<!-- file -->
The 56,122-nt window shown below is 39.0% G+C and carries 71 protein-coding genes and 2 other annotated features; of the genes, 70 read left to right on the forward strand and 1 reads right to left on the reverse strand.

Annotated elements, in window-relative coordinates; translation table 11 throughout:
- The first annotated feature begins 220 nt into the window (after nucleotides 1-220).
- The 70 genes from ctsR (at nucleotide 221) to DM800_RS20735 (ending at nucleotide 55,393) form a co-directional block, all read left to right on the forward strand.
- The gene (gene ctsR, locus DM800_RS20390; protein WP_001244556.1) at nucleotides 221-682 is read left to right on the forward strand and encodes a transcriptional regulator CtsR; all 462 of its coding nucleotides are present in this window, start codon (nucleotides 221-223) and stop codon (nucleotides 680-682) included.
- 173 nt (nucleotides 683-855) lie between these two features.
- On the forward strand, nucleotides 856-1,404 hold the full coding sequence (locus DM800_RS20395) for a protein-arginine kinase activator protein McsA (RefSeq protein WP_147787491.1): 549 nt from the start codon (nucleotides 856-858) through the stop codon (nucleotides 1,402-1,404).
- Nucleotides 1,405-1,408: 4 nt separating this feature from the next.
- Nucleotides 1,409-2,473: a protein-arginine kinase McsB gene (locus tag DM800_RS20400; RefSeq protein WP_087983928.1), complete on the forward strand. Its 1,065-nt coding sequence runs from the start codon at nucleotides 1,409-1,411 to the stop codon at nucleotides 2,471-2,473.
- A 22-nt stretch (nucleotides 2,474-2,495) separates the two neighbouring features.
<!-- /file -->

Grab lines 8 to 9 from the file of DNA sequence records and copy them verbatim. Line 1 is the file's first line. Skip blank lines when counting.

- Nucleotides 1,405-1,408: 4 nt separating this feature from the next.
- Nucleotides 1,409-2,473: a protein-arginine kinase McsB gene (locus tag DM800_RS20400; RefSeq protein WP_087983928.1), complete on the forward strand. Its 1,065-nt coding sequence runs from the start codon at nucleotides 1,409-1,411 to the stop codon at nucleotides 2,471-2,473.